Hands holding litmus test paper for chemical analysis.

2006 Salary Survey: Does your job provide you with the right chemistry?

March 28, 2006
The majority of survey respondents told us that they are content with their salaries, benefits, and job fulfillment... so why are they so unsatisfied?

Whether your job provides you with the right mix of pay, benefits, and gratification was the focus of the 2006 Chemical Processing salary and job satisfaction survey. While the majority of survey respondents told us that they are content with their salaries, benefits, and job fulfillment, job satisfaction has declined and the biggest complaints are lack of recognition, followed by negative public opinion of the industry.

Combining the average responses in several categories of the survey provides a profile of a typical chemical engineer (Table 1). That person would be male, with a bachelor’s degree, age 47, satisfied with his job, working 46.7 hours per week at an annual salary of $89,690after a 3.84% raise. This contrasts with average pay of $85,230  and raises of 3.1%reported in the 2005 survey. This year’s survey garnered 1,258 respondents compared to 1,205 last year.. The largest group of wage earners in the 2006 survey was 102 people (8.4%) who said they earn $100,000 to $105,000. In 2005, the largest group of wage earners was in the $75,001 to $80,000 salary range with 94 respondents (7.84%).

Most respondents (738 or 61%) got a raise in the range of 2.5% to 5%. Additionally, 698 of this year’s survey participants (58.5%) believe they are adequately compensated for their experience and skills, versus 496 respondents (41.5%) reporting they are not.

Is your job satisfying?

While the bulk of respondents said they are satisfied with their jobs, the number dissatisfiedwas higher than last year (Figure 1). This year, 172 respondents (13.4%) said they were unsatisfied, compared to 83 respondents (7%) in the 2005 survey. In a similar vein, the number of people very satisfied with their job also dropped —87 people (7.3%) this years versus 244 people (20%) in 2005.

“The work can be challenging and rewarding, and there will always be opportunities in the industry,” says one respondent. “But those opportunities are decreasing. The chemical industry in the United States is mature, under extreme pressure from globalization, and is in decline in many areas. Most of the action in the chemical industry will be outside the U.S. for the foreseeable future.”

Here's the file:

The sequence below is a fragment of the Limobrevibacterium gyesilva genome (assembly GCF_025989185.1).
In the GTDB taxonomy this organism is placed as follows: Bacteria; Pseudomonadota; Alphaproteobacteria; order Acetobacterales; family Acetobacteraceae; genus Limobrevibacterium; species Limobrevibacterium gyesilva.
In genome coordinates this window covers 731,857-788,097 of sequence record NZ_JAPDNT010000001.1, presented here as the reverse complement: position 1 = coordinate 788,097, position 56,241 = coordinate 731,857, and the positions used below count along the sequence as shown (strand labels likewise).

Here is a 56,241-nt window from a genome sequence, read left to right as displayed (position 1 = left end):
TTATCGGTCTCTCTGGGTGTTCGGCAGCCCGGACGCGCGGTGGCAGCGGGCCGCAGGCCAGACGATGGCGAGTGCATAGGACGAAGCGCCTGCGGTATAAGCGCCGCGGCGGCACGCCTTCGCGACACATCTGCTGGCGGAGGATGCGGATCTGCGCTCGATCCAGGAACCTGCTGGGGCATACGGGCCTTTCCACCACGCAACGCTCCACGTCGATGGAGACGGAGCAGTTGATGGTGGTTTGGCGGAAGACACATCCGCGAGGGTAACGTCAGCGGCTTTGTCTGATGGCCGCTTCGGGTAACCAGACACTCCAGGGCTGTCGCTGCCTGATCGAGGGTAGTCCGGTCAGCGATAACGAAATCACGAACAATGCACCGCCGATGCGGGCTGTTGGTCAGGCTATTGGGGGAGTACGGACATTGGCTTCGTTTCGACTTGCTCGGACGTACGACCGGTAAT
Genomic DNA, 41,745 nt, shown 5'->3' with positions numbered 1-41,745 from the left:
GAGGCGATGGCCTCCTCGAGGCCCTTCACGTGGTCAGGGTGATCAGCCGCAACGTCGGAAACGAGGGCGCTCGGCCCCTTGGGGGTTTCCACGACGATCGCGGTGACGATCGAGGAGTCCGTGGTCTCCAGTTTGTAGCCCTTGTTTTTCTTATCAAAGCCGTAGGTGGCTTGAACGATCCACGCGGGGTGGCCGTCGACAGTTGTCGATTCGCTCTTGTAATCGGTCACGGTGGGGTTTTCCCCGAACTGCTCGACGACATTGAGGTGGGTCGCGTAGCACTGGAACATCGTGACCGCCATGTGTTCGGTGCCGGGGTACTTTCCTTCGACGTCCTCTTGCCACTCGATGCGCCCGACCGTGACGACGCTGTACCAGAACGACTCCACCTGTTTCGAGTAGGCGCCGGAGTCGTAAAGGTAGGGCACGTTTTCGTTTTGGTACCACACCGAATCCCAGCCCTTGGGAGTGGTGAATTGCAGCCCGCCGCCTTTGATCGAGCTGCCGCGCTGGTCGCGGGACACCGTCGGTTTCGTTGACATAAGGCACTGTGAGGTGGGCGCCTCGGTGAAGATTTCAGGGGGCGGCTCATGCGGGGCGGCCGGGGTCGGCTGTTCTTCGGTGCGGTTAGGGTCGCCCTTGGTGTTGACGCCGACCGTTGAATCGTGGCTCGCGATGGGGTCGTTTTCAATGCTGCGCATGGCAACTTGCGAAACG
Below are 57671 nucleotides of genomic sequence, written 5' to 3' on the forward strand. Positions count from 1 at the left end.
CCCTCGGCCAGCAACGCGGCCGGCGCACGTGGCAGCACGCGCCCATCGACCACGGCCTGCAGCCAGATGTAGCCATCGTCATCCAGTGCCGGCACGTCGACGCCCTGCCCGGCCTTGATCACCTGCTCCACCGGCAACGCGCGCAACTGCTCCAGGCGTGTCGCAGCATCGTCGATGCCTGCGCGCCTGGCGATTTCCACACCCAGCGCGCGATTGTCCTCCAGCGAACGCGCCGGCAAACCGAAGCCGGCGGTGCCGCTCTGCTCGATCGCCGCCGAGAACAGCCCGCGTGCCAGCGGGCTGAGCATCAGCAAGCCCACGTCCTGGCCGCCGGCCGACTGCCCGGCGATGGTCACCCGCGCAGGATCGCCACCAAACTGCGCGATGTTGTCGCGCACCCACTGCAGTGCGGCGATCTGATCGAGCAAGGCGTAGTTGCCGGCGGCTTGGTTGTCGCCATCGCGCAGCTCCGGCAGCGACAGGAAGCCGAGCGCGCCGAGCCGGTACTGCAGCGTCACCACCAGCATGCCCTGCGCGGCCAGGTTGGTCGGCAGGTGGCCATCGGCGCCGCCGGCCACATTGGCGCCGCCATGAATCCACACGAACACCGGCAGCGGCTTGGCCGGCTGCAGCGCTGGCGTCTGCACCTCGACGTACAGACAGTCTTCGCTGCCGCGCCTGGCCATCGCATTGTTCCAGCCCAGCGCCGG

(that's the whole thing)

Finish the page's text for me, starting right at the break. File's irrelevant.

Challenging work remains the top contributor to respondents’ job satisfaction (Figure 2). Salary and benefits, and recognition by employer and peers are the next most important factors for job satisfaction, respectively (Figure 3). These responses match last year’s results.

Click to enlarge Figure 3

 “You have to be dedicated to your work,” says one survey participant. “The hours are long and the work schedule is stressful at times. However completing a project is sometimes very satisfying”
Another respondent adds, “The refining industry continues to be vibrant and opportunistic. For a chemical engineer, refining offers some of the best opportunities of any industry to apply engineering skills. Refining technology and feedstocks constantly change and evolve resulting significant and exciting technical and career growth opportunities.”

Recognition needed

The greatest number of respondents (475 or 43.2%) took umbrage at lack of recognition as (Figure 4).

Click to enlarge Figure 4

“Be prepared to be treated as a commodity. Engineering is not acknowledged as a profession on par with the education required,” says a respondent.

The company work environment, hours and workload, salary and benefits, and commute and traveling were the next most common dislikes, respectively. “Hard work and good intentions are not rewarded, only results, or the appearance of results,” contends one survey participant. “Being in the right place at the right time or knowing the right people is rewarded. There is no longer any pretense that seniority or dedication have value. In fact, there is a strong sense that staying with one employer is a weakness. There is no job security at all – even with good ratings, years of dedicated service, and an expanding work force.”

Another respondent adds, “There is no job security. If the financial folks decide that they can’t get more than 40% margin on products, the site, positions are gone. Companies talk about their most valuable resource which is people, but that is just PR they put out, the most important thing is what Wall Street says, meaning they don’t care about work culture, etc. What is rewarded is short-term growth and individuals who go along with the system.”